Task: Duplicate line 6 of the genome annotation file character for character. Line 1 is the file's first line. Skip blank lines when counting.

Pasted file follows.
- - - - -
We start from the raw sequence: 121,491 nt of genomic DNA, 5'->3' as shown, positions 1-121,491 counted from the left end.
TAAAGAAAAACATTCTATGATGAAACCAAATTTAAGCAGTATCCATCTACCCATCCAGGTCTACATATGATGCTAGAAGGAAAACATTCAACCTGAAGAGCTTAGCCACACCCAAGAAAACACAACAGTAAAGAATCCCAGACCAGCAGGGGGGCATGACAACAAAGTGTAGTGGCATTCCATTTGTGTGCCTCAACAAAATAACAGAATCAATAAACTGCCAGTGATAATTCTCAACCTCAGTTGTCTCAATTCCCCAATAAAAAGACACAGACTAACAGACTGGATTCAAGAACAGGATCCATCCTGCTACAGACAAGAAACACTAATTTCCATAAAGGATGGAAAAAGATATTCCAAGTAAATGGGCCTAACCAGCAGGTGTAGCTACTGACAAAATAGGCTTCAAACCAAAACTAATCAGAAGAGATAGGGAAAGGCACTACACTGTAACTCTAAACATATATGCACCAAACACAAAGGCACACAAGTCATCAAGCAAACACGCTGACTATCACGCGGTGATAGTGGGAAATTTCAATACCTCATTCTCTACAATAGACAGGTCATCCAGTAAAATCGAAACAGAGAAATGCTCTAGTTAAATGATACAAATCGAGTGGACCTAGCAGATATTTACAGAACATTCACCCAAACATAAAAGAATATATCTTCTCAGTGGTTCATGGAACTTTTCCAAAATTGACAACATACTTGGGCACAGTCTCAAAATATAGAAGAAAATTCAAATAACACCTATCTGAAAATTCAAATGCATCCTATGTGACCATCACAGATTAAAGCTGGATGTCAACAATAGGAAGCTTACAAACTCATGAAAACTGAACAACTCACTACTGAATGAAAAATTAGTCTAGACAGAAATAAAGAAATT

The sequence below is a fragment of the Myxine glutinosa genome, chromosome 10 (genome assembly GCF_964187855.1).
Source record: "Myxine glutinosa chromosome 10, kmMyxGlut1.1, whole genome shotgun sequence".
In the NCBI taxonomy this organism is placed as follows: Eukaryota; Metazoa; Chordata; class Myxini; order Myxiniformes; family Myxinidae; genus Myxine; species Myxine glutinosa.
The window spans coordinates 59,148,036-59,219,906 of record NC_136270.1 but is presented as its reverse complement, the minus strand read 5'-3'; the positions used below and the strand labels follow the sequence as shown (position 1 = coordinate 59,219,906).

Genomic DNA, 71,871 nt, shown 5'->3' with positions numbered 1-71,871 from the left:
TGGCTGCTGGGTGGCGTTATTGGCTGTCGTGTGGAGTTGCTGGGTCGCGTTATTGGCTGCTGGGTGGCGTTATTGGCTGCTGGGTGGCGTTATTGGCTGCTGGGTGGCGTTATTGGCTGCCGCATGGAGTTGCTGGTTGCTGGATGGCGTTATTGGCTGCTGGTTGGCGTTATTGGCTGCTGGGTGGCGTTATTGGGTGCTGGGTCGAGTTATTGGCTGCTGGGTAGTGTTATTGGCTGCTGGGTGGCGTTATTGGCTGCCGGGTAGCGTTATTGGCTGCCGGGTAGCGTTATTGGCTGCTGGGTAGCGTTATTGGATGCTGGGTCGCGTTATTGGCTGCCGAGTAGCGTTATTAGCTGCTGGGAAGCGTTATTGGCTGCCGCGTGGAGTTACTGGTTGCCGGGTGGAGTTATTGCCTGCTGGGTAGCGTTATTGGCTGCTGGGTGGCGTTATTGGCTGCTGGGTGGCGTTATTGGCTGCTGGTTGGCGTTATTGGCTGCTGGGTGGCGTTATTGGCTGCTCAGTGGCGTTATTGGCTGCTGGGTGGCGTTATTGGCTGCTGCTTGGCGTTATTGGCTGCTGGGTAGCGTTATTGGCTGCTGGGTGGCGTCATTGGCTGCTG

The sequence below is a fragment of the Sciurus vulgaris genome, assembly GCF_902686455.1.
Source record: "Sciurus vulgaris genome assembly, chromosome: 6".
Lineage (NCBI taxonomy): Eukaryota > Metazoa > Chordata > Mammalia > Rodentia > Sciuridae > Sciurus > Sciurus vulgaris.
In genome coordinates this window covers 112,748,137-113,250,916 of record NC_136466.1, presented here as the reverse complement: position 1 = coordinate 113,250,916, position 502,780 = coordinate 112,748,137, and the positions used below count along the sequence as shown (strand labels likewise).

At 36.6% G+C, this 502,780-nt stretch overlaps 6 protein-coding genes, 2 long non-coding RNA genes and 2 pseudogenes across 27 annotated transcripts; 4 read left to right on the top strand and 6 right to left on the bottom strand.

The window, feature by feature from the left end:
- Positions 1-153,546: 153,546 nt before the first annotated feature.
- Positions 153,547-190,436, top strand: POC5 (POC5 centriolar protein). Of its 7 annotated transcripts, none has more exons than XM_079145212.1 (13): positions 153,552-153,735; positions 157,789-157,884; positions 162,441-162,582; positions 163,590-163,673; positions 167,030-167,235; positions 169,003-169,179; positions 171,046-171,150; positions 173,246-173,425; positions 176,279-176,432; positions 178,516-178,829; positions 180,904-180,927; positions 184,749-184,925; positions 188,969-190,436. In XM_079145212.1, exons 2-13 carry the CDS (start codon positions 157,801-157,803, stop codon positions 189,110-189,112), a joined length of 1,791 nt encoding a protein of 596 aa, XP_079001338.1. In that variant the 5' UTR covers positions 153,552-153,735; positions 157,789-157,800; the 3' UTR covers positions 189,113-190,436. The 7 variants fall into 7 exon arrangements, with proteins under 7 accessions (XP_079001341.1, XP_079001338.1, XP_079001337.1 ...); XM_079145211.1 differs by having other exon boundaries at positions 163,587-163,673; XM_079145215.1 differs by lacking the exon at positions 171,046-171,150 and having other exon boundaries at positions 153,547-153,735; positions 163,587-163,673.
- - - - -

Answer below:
The window spans coordinates 59,148,036-59,219,906 of record NC_136270.1 but is presented as its reverse complement, the minus strand read 5'-3'; the positions used below and the strand labels follow the sequence as shown (position 1 = coordinate 59,219,906).